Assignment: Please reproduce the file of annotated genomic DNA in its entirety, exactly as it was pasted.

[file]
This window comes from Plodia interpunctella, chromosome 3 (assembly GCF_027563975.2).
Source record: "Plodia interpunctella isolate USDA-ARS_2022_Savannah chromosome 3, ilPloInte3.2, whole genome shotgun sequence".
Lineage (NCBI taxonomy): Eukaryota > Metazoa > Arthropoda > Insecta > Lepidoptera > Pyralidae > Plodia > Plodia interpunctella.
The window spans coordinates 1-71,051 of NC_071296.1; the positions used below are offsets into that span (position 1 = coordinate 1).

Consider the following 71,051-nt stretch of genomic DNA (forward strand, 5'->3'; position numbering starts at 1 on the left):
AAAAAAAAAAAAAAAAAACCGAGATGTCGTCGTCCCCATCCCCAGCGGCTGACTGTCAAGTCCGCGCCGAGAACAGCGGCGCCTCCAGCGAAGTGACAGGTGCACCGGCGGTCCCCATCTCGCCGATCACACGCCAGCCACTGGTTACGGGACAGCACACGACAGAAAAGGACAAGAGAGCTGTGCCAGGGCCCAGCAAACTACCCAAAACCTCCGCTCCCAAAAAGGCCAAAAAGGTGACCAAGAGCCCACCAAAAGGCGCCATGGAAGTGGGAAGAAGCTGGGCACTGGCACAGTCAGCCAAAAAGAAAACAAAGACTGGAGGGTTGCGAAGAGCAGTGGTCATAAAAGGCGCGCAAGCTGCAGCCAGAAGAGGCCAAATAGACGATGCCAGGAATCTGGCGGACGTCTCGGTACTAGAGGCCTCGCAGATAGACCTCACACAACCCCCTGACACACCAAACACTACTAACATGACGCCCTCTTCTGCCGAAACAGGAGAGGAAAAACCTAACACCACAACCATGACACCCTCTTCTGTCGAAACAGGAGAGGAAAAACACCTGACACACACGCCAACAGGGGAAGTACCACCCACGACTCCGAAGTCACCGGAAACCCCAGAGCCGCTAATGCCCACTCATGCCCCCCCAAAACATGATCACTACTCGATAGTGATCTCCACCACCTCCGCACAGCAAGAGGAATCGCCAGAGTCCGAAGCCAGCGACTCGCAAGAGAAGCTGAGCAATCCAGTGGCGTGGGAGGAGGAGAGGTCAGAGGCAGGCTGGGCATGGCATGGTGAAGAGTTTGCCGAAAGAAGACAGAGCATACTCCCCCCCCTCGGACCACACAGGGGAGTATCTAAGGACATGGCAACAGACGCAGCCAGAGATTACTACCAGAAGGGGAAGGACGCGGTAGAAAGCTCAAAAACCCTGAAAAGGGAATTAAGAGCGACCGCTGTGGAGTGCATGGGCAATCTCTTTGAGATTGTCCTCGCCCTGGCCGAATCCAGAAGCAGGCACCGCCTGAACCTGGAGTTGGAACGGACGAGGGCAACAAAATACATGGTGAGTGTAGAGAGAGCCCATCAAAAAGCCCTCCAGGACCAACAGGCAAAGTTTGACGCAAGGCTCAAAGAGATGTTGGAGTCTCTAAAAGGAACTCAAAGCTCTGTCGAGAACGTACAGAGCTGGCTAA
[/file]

This window comes from Plodia interpunctella, chromosome 3 (assembly GCF_027563975.2).
Source record: "Plodia interpunctella isolate USDA-ARS_2022_Savannah chromosome 3, ilPloInte3.2, whole genome shotgun sequence".
Lineage (NCBI taxonomy): Eukaryota > Metazoa > Arthropoda > Insecta > Lepidoptera > Pyralidae > Plodia > Plodia interpunctella.
The window spans coordinates 1-71,051 of NC_071296.1; the positions used below are offsets into that span (position 1 = coordinate 1).

Consider the following 71,051-nt stretch of genomic DNA (forward strand, 5'->3'; position numbering starts at 1 on the left):
AAAAAAAAAAAAAAAAAACCGAGATGTCGTCGTCCCCATCCCCAGCGGCTGACTGTCAAGTCCGCGCCGAGAACAGCGGCGCCTCCAGCGAAGTGACAGGTGCACCGGCGGTCCCCATCTCGCCGATCACACGCCAGCCACTGGTTACGGGACAGCACACGACAGAAAAGGACAAGAGAGCTGTGCCAGGGCCCAGCAAACTACCCAAAACCTCCGCTCCCAAAAAGGCCAAAAAGGTGACCAAGAGCCCACCAAAAGGCGCCATGGAAGTGGGAAGAAGCTGGGCACTGGCACAGTCAGCCAAAAAGAAAACAAAGACTGGAGGGTTGCGAAGAGCAGTGGTCATAAAAGGCGCGCAAGCTGCAGCCAGAAGAGGCCAAATAGACGATGCCAGGAATCTGGCGGACGTCTCGGTACTAGAGGCCTCGCAGATAGACCTCACACAACCCCCTGACACACCAAACACTACTAACATGACGCCCTCTTCTGCCGAAACAGGAGAGGAAAAACCTAACACCACAACCATGACACCCTCTTCTGTCGAAACAGGAGAGGAAAAACACCTGACACACACGCCAACAGGGGAAGTACCACCCACGACTCCGAAGTCACCGGAAACCCCAGAGCCGCTAATGCCCACTCATGCCCCCCCAAAACATGATCACTACTCGATAGTGATCTCCACCACCTCCGCACAGCAAGAGGAATCGCCAGAGTCCGAAGCCAGCGACTCGCAAGAGAAGCTGAGCAATCCAGTGGCGTGGGAGGAGGAGAGGTCAGAGGCAGGCTGGGCATGGCATGGTGAAGAGTTTGCCGAAAGAAGACAGAGCATACTCCCCCCCCTCGGACCACACAGGGGAGTATCTAAGGACATGGCAACAGACGCAGCCAGAGATTACTACCAGAAGGGGAAGGACGCGGTAGAAAGCTCAAAAACCCTGAAAAGGGAATTAAGAGCGACCGCTGTGGAGTGCATGGGCAATCTCTTTGAGATTGTCCTCGCCCTGGCCGAATCCAGAAGCAGGCACCGCCTGAACCTGGAGTTGGAACGGACGAGGGCAACAAAATACATGGTGAGTGTAGAGAGAGCCCATCAAAAAGCCCTCCAGGACCAACAGGCAAAGTTTGACGCAAGGCTCAAAGAGATGTTGGAGTCTCTAAAAGGAACTCAAAGCTCTGTCGAGAACGTACAGAGCTGGCTAA